On November 11, 1992, a transgender inmate at the Bristol County Jail, serving a life sentence, filed a pro se lawsuit in the U.S. District Court for the District of Massachusetts against the Sheriff of the Bristol County and others under 42 U.S.C. 1983. The plaintiff asked the court for both an injunction ordering that she be provided with a sex reassignment surgery and damages, alleging that she was provided inadequate medical care for her serious medical need in violation of her constitutional rights. The medical need in question was a severe gender identity disorder, causing mental anguish to the plaintiff.
The plaintiff was later transferred to the Massachusetts Department of Corrections at Norfolk, MA. She filed a motion to amend her complaint to seek the same relief from DOC on February 8, 1993, which was granted on June 7, 1994. The case then proceeded for a long time on pre-trial discovery and motion practices.
On February 23, 1999, the plaintiff filed a motion to further amend to include the Commissioner of the DOC as a defendant, which was granted on March 4, 1999.
On September 12, 2000, the Court (Judge Mark Wolf) issued an order dismissing claims of damages against the Commissioner in his individual capacity, based on the doctrine of qualified immunity. The Court also issued a summary judgment for the Sheriff, as one of the defendants in the present case, dismissing all claims against him both in individual and official capacity. The Court cited qualified immunity of the Sheriff and lack of evidence to make out a claim of constitutional violation against him. Kosilek v. Nelson, 2000 U.S. Dist. LEXIS 13355 (D. Mass. 2000). On October 4, 2000, the plaintiff filed an appeal to the First Circuit Court of Appeals against the summary judgment.
On February 27, 2001, the First Circuit Court of Appeals issued an order, retaining jurisdiction over the case, but remanding it to the District Court to give statement of reasons for its order on September 12, 2000.
On September 14, 2001, the Court (Judge Mark Wolf) issued an order denying the plaintiff's motion for summary judgment. The non-jury trial finally commenced on February 4, 2002.
At trial, counsel for the plaintiff represented that she was seeking an injunction requiring that she be provided with treatment in prison for gender identity disorder consistent with the Harry Benjamin Standards of Care for treatment of gender identity disorder. More specifically, the plaintiff requested an order that the defendant retain a doctor who specializes in treating gender identity disorders to evaluate the plaintiff, authorize that doctor to prescribe any treatment deemed appropriate, and provide the treatment prescribed by that doctor. That treatment could require hormone treatment therapy and sex reassignment surgery.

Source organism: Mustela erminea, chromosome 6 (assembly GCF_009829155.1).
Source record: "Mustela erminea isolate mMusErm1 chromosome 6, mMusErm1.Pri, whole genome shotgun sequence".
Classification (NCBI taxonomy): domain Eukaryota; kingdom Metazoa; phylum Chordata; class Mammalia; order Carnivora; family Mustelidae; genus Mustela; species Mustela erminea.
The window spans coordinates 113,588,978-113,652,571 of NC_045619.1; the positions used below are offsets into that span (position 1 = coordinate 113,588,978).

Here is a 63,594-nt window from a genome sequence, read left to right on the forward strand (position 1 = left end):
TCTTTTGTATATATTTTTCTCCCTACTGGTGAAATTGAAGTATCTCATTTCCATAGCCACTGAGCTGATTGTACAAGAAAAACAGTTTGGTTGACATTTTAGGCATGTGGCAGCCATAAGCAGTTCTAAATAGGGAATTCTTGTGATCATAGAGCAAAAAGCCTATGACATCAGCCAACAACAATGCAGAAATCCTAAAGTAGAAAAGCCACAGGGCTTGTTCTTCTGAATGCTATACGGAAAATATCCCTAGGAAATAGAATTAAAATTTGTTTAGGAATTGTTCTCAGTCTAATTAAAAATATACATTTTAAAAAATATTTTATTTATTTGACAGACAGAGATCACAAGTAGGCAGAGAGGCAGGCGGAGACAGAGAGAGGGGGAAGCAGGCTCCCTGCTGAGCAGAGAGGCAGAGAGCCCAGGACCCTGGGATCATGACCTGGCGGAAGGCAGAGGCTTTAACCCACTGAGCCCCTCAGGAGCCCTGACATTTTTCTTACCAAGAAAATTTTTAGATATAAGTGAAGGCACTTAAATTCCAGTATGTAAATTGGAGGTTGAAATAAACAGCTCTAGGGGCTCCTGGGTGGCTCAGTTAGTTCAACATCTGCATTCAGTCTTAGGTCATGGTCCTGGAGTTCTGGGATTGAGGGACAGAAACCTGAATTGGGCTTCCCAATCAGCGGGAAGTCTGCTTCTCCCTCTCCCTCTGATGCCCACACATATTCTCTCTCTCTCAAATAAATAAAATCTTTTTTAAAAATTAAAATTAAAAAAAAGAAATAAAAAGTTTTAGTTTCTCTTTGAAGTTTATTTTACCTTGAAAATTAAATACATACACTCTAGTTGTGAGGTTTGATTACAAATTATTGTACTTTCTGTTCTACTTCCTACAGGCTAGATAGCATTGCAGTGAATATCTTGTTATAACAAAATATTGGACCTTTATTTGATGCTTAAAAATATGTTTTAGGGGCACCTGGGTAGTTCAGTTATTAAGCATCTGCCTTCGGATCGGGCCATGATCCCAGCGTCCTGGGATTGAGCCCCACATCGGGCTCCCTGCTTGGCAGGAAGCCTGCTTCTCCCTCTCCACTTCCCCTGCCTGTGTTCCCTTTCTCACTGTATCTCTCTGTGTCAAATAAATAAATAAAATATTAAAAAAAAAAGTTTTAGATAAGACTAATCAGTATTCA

On March 22, 2002, the First Circuit Court of Appeals issued a per curiam order affirming the summary judgment of the District Court (Judge Mark Wolf) on September 12, 2000 for the reasons stated in that judgment. Kosilek v. Nelson, 29 Fed. Appx. 621 (1st Cir. Mass. 2002).
Following the trial, the Court (Judge Mark Wolf) issued its judgment for the defendant on August 28, 2002. The Court did not find any violations of the Eighth Amendment by the Commissioner of the DOC. The Court found that the plaintiff's severe gender identity disorder constitutes a serious medical need, for which she has not received adequate medical treatment. However, the Court found that the defendant was not deliberately indifferent to the substantial risk of serious harm to the plaintiff, as he did not appreciate the substantial risk posed to the plaintiff due to lack of medical qualifications and failing to make the inference necessary from the facts of the case, and also had legitimate security concerns, as well as concerns about political controversy. The Court did not issue an injunction or otherwise order the DOC to do something, but it expressed its expectations that the Commissioner would be put on notice of the plaintiff's serious medical need and provide adequate medical care for it. Kosilek v. Maloney, 221 F. Supp. 2d 156 (D. Mass. 2002).
The plaintiff filed her motion for attorney's fees on October 30, 2002, which was denied by the Court (Judge Mark Wolf) on September 11, 2003. This effectively ended the present case.
However, with the present case still ongoing, the plaintiff filed another pro se lawsuit against the Massachusetts Department of Corrections and its medical officers on December 12, 2000. The case is included in the database as Kosilek v. Spencer, PC-MA-0038. The allegations in that case were substantially similar to the present one, where the plaintiff argues that the DOC violated her constitutional rights by not providing her adequate medical care for her serious medical need. The present case's outcome bears substantial influence on the proceedings of the second case. The PC-MA-0038 case is still ongoing.Zhandos Kuderin - 04/03/2014